The second strategy is paradoxical — meeting uncertainty by emphasizing a set of new basics: world-class quality and service, enhancedresponsiveness through greatly increased flexibility, and continuous, short-cycle innovation and improvement aimed at creating new markets for both new and apparently mature products and services.

The latter is Ford's approach to transformation. Quality really hasbecome Job One at Ford. The once all-powerful finance function hasassumed a less dominant role, and manufacturing, the prime source ofquality, is no longer low in the organizational pecking order. And product development techniques have been set on their ear with the unconventional, but wildly successful, Team Taurus approach; it combined supplier, worker, dealer, and customer input from the start.

If the word "excellence" is to be applicable in the future, it requires wholesale redefinition. Perhaps: "Excellent firms don't believe in excellence — only in constant improvement and constant change." That is, excellent firms of tomorrow will cherish impermanence — and thrive on chaos.

The Accelerating American Decline

You need not look far to find cause for alarm:

1. Our average business productivity grew at 3 percent a year from 1950 to 1965. From 1965 to 1973, the rate was 2 percent; and since 1973, it's barely crept along at 1 percent. Manufacturing productivity looks worse. It grew at 2.5 percent a year from 1950 to 1985; that contrasts with Japan at 8.4 percent, Germany and Italy at 5.5 percent, France at 5.3 percent, Canada at 3.5 percent- — and much-maligned Britain at 3.1 percent.

2. U.S. per capita GNP, called by some the truest measure of a nation's international economic standing, slipped below Japan's in 1986;

it also trails the per capita GNP of such European nations as West Germany, Switzerland, Sweden, and Denmark.

3. The average wage for a 25-34-year-old white male declined 26 percent from 1973 to 1983 in constant dollars; the comparable figure for 35-44 - year-olds was little better, a decline of 14 percent. This figure is more useful to look at than others. Given the increase in work force participation by women, overall family income has slowly risen. But the economic fate of the individual white male remains the bellwether indicator of progress (or lack of it).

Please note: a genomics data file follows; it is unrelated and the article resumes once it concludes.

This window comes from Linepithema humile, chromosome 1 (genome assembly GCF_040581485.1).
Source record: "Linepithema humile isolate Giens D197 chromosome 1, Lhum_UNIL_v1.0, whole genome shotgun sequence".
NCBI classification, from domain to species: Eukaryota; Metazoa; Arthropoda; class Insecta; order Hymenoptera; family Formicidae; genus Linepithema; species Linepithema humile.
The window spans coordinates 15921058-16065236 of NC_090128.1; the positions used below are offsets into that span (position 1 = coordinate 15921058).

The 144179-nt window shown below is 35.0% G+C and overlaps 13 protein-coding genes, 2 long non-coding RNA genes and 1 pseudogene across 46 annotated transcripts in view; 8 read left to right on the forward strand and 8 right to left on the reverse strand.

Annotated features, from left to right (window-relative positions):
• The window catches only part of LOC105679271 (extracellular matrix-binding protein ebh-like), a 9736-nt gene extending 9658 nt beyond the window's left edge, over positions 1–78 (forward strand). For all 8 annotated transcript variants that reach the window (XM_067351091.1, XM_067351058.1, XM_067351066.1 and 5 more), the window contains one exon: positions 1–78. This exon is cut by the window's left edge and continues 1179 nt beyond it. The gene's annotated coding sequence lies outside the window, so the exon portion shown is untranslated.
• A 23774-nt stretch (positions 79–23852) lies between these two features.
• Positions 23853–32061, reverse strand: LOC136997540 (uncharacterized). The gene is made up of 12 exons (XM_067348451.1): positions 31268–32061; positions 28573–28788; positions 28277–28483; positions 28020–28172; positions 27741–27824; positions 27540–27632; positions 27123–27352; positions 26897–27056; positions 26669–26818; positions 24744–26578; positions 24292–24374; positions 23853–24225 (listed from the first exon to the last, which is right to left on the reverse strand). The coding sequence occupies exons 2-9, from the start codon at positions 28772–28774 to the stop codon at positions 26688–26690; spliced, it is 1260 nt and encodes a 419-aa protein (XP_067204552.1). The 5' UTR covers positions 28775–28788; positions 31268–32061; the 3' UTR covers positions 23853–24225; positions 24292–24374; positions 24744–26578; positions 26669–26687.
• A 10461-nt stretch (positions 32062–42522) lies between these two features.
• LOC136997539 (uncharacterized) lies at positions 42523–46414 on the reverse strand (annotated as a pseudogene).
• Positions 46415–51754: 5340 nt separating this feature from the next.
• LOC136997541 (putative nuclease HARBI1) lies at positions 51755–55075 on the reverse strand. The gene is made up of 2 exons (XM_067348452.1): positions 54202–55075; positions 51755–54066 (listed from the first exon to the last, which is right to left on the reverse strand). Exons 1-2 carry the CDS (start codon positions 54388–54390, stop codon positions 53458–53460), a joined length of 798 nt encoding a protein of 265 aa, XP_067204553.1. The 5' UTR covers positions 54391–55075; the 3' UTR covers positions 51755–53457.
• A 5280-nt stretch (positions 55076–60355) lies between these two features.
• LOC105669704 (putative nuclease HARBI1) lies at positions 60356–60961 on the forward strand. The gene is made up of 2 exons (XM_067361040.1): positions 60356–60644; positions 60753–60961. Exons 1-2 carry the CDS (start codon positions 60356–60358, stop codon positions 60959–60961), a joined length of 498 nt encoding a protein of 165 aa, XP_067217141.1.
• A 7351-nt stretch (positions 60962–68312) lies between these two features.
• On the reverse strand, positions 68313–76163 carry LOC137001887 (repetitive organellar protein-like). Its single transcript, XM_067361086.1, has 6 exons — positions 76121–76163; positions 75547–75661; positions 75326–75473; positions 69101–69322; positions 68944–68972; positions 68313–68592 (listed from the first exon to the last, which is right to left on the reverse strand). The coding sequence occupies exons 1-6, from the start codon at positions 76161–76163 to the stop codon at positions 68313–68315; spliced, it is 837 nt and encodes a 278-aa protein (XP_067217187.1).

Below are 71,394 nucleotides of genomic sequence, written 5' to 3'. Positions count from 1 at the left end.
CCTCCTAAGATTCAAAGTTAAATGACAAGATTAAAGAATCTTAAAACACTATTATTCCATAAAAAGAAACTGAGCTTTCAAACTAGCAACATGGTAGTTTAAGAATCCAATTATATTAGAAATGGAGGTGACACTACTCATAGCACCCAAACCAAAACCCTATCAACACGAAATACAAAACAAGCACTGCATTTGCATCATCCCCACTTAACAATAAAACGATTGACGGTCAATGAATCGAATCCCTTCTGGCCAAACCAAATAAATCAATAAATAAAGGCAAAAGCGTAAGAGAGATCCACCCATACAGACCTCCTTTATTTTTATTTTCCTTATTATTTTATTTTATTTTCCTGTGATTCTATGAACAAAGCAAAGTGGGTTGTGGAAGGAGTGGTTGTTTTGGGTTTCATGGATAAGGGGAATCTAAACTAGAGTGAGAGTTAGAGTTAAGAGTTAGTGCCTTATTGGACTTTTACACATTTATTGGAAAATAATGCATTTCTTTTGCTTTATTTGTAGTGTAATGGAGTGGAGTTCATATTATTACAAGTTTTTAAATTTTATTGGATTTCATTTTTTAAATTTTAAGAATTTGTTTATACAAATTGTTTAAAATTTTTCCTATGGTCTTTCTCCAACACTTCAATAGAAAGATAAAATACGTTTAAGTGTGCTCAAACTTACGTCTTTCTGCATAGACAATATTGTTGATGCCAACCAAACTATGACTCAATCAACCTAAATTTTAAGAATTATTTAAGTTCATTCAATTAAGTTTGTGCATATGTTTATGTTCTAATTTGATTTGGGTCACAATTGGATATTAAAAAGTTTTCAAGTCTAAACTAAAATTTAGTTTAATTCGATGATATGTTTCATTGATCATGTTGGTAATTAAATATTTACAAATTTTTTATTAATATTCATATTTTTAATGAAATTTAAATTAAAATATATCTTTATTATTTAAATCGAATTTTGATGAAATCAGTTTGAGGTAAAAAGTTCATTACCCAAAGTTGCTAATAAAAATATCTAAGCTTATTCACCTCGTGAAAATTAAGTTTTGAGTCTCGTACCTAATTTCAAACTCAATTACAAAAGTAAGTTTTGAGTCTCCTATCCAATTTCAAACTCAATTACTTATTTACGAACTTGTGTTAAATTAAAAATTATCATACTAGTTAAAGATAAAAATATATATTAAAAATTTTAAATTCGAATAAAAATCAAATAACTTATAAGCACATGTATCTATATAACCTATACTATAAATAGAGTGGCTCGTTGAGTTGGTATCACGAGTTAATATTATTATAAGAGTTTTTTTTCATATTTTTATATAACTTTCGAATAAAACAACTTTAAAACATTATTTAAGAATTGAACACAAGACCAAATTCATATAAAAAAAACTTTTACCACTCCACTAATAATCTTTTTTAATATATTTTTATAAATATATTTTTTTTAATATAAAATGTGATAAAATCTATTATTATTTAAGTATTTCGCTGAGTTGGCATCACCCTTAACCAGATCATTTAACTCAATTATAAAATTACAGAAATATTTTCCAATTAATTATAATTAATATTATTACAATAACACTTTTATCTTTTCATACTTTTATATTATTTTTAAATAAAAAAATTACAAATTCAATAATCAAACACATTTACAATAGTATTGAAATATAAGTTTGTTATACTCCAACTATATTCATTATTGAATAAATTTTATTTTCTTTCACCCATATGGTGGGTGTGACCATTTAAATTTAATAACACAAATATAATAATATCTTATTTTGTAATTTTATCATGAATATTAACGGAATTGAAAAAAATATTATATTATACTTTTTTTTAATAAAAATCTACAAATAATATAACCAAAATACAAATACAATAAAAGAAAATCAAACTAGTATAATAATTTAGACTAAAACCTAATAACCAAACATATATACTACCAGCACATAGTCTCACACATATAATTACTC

4. The national savings rate, long the lowest in the industrial world, continues to decline. Despite supply-side economic stimulants such as the 1981 tax cut, savings as a share of disposable personal income plummeted from 7.5 percent to 3.9 percent from 1981 to 1986. At year's end 1986, it stood at 2.8 percent. Only our dramatic shift as a nation from premier net lender to premier net borrower has kept investment afloat.

5. In 1986, 138 banks failed, the largest number in one year since the Great Depression; the pace in 1987 is ahead of 1986's. By contrast, 10 banks toppled in 1981.

6. Economists estimate that as many as 30 million people have been dislocated by the "restructuring" in manufacturing during the last decade. Since 1980, the Fortune 500 have shed a staggering 2.8 million jobs.

7. The plain truth is that every major manufacturing or service firm — from the Bank of America and Citicorp, to Du Pont and General Motors, to IBM and Intel and the Hospital Corporation of America — is undergoing trauma.

Alarming as these indicators are — and a host of similar ones — it is the chaos in trade that is most revealing of our poor performance. It alone provides the harsh, industry-by-industry evidence of our decline.

The fact that the trade deficit is currently (April 1987) running at $152 billion, despite the dollar's plunge against the yen and mark since September 1985, is a powerful indication that, while the problem may have been exacerbated by the dollar's strength of a few years back, we are getting clobbered primarily because of the generally poor quality of what we produce and a failure, as a result of questionable service and slow responsiveness, to make use of our onshore, close-to-the-world's-biggest-market advantage.

Textile-makers all but gave up decades ago, and begged for protective relief, while foreign wages were and are often still low, the industry's repeated failure to modernize and adapt to new market needs was the root cause.